Battery Technology: Why Honda Wants to Come Home With You
Automakers are often seen as one of the biggest innovators in improving battery technology in order to help improve the efficiency of hybrid and all-electric vehicles. However, they are also looking at solutions for homeowners who are trying to go green, and this research could mean an increase in the need for aluminum soldering.
Honda has been showing off an experimental house they built with the help of the University of California, Davis, according to a New York Times report. They want to integrate the batteries used in electric vehicles into the home’s mini-power grid for a very important purpose: storing energy developed from solar panels or other renewable energy sources.
They are “part of a larger energy system [now], and I think the greatest opportunity for automakers is figuring out how their vehicles become part of that system,” the UC Davis Institute of Transportation Studies director told the newspaper. Honda, Ford, Tesla and other companies envision the vehicles as energy storage sources along with other battery-based systems.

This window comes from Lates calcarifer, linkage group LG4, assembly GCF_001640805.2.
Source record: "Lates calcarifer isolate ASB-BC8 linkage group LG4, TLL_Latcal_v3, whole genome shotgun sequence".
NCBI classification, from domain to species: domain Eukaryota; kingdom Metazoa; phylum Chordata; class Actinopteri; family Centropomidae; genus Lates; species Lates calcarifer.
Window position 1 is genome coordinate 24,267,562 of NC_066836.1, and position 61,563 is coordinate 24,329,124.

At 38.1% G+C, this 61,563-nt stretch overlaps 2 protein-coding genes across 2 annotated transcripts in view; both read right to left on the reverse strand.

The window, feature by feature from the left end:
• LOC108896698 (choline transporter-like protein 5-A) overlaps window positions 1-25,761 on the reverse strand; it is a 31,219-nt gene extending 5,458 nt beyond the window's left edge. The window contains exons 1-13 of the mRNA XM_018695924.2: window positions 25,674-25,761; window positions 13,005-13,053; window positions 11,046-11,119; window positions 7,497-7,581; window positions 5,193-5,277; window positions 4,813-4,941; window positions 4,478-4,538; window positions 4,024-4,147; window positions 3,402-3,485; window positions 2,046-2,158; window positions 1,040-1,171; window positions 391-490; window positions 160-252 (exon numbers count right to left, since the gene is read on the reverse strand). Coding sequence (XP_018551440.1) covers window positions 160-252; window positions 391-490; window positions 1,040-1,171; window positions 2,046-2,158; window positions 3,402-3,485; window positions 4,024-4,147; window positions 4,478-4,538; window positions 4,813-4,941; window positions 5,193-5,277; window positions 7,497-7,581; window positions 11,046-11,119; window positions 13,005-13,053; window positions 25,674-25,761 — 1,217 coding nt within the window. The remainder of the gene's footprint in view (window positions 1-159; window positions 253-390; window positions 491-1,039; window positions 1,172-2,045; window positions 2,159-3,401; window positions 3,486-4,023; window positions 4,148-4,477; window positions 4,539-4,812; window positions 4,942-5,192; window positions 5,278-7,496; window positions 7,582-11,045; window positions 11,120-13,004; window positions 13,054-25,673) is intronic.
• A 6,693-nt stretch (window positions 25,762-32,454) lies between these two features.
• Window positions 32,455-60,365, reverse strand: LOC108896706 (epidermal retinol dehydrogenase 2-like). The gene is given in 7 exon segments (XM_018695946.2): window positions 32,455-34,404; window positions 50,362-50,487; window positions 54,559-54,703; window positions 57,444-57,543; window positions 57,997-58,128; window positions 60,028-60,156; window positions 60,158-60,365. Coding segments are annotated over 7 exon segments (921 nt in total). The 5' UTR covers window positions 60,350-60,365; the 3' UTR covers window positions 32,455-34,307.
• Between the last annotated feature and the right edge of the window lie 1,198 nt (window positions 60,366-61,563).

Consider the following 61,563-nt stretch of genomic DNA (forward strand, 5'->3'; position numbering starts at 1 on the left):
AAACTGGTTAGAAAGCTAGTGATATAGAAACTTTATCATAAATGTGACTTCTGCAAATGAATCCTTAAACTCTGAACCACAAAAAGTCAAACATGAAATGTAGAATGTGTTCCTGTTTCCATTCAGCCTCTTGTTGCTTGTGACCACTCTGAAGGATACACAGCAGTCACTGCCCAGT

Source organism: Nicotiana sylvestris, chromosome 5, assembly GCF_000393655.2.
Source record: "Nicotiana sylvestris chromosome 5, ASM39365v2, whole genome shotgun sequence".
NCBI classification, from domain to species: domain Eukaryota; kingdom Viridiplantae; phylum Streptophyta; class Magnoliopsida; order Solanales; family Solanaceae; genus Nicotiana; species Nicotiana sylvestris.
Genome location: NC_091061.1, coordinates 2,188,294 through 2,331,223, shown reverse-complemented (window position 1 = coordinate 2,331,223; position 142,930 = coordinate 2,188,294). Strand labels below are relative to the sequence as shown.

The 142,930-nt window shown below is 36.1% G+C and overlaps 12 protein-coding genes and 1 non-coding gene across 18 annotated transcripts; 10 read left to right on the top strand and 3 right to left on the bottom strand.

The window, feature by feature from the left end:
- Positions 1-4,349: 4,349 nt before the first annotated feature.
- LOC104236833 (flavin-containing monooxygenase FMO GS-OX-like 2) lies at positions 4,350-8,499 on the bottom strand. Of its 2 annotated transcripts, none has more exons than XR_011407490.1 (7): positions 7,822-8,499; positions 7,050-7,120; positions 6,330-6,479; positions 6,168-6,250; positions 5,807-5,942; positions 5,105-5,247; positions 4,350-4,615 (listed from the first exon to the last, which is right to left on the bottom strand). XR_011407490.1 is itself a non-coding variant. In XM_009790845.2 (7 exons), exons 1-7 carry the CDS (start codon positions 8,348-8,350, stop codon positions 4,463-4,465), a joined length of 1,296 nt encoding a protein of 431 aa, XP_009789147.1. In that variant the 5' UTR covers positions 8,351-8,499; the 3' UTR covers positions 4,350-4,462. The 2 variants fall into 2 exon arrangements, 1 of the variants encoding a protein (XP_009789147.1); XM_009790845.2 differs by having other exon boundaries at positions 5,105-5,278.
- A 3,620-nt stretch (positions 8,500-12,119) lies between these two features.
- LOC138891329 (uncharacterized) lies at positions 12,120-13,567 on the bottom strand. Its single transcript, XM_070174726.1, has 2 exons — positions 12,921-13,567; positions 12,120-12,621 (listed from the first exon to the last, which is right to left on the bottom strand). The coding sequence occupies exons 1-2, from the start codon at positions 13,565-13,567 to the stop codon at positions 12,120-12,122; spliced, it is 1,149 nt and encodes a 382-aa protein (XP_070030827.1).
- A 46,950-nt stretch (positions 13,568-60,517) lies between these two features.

This is important because in the overwhelming number of cases, solar panels generate more electricity than most homes need at the time, so the power goes back to the local utility which “buys” it from the homeowner in the form of a rebate on their monthly bill. This can be problematic because homeowners cannot control their own supply or choose what to do with it based on differences in price.
Batteries in both cars and homes make a certain amount of sense and the Honda example includes a 10 kilowatt-hour lithium-ion battery. For reference, a federal agency found that in 2012 that the Mid-Atlantic states consumed 701 kWh per month. Batteries in the home like this could give homeowners additional options for their power usage needs. Better battery technology will play a huge role in this, but the technology isn’t there yet. This is where aluminum soldering comes into play.
Joining dissimilar materials is a key part of making better, longer-lasting batteries with the aid of various alloys and in some cases ceramics. Aluminum solder allows these materials to be joined at a lower temperature, opening up more possibilities for researchers and engineers. The home of the future may have its own battery, but it would be more beneficial if the capacity was larger than a few hours of the average day in the Mid-Atlantic States.
For more information on the Honda Smart Home project and related efforts, the original New York Times piece is available.